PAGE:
Gungnir Review

Gungnir Review

Those who have played prior Sting titles know that the developer is known for their unique twists on various genres, especially in the strategy RPG area. Gungnir, the latest title in the developer's Dept. Heaven series, is another take at the strategy RPG genre. However, unlike Knights in the Nightmare or Yggdra Union, Gungnir is much more akin to Square Enix's Final Fantasy Tactics, but with the developer's own unique take on the genre. So this begs the question: does this middle of the road decision hurt or help the game?

Gungnir begins as Giulio, son of a local resistance group who is widely known in the area, attacks a cargo vessel that is traveling in the area. But instead of finding food and goods he finds a mysterious girl. After the tyrannical military from the west comes to capture her, Giulio finds himself becoming the bearer of the unholy Stigmata mark and the wielder of the legendary demonic lance Gungnir. Although unleashing the lance's true power has negative consequences, he decides to set off on the warpath in an attempt to bring down the oppressive military presence that threatens his town and the region itself.

Of course, this being a Sting title there is a number of things going on behind the scenes, such as prime ministers and knights scheming behind the scenes and various character development going on between the characters. There's some usage of the standard cliches to be sure, but it never feels overly done as all of the sides feel morally ambiguous and nothing is initially what it seems. All in all it's not the most innovative story compared to the other more well-known titles in the genre, but it's still involving enough to keep progressing forward even if it does drag on from time to time.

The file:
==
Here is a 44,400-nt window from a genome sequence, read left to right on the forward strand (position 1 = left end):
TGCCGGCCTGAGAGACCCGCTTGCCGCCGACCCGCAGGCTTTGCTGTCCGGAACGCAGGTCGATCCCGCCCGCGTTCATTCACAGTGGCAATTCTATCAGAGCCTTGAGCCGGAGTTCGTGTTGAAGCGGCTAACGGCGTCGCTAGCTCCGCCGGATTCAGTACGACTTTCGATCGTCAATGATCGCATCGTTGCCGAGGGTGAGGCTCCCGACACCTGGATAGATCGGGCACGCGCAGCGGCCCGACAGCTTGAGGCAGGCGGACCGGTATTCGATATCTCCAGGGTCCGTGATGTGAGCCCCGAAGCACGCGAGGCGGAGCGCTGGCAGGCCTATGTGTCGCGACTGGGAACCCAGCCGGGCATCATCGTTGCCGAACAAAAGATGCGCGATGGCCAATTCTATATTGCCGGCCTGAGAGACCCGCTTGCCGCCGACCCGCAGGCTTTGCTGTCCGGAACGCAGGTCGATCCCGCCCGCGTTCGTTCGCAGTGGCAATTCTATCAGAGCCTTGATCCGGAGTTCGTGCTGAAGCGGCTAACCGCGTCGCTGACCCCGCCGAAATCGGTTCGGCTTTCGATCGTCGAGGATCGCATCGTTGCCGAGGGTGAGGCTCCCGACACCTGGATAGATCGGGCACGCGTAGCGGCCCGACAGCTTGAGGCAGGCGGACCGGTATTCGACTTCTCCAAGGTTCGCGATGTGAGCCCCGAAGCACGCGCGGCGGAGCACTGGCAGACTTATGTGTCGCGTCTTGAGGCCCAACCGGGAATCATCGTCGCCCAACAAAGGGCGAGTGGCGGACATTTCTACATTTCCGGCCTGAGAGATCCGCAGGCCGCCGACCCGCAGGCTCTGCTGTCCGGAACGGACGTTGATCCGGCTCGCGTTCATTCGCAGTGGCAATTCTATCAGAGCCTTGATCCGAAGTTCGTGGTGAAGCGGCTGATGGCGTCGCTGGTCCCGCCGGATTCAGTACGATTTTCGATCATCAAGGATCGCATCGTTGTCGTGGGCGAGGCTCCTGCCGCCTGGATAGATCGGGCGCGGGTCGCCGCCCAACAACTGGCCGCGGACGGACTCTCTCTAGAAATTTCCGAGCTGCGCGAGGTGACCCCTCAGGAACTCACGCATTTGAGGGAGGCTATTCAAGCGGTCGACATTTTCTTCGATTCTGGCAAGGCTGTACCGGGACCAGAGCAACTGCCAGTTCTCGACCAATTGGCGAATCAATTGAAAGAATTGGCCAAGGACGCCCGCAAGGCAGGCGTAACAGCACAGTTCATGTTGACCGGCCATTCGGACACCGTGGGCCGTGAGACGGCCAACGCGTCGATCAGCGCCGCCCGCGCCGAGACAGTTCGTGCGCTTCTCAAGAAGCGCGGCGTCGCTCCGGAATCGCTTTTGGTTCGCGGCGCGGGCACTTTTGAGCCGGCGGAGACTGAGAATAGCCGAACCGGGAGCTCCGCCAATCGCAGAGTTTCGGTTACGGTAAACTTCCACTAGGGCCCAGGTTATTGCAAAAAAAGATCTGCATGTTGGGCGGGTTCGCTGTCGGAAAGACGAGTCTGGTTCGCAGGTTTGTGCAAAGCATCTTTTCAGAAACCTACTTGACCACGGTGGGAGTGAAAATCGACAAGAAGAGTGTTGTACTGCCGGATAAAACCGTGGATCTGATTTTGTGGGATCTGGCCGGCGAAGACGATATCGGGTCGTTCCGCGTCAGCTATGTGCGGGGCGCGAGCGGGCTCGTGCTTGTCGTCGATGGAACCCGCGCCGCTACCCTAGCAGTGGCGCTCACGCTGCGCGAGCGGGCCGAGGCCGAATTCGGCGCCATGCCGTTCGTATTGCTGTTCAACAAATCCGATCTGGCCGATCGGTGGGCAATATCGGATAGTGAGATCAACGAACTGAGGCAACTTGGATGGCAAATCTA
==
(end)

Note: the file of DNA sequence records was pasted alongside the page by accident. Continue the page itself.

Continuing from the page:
Gungnir follows the classic isometric-style camera scheme common to the genre. While for most this may seem like a Final Fantasy or Tactics Ogre knock-off at first glance mechanic-wise, the key difference is that movement in Gungnir revolves around Wait Time and Tactics Points. Instead of having set turn orders, the player has party actions which let you select from whatever characters are available as long as their Wait Time is 0. Each action they perform has a set wait time, so simple attacks will have a shorter wait time than a full-on assault attack. Units can be moved before their timer counts down, but at the cost of temporarily reducing their maximum HP for the duration of the battle. Wait times can also be modified depending on the Ace picked at the start of the battle, of which there is usually a couple of different choices to pick from.

Tactics Points come into play by allowing for altering and modifying how attacks are performed in battle. They can be gained by moving units in battle but the biggest gains come from occupying spaces on the map marked with flags, with each flag under the player's control increasing the available Tactics Points by one. Of course, the enemy also plays under these rules so battles become a two-fronted approach of attacking your opponent and capturing land.


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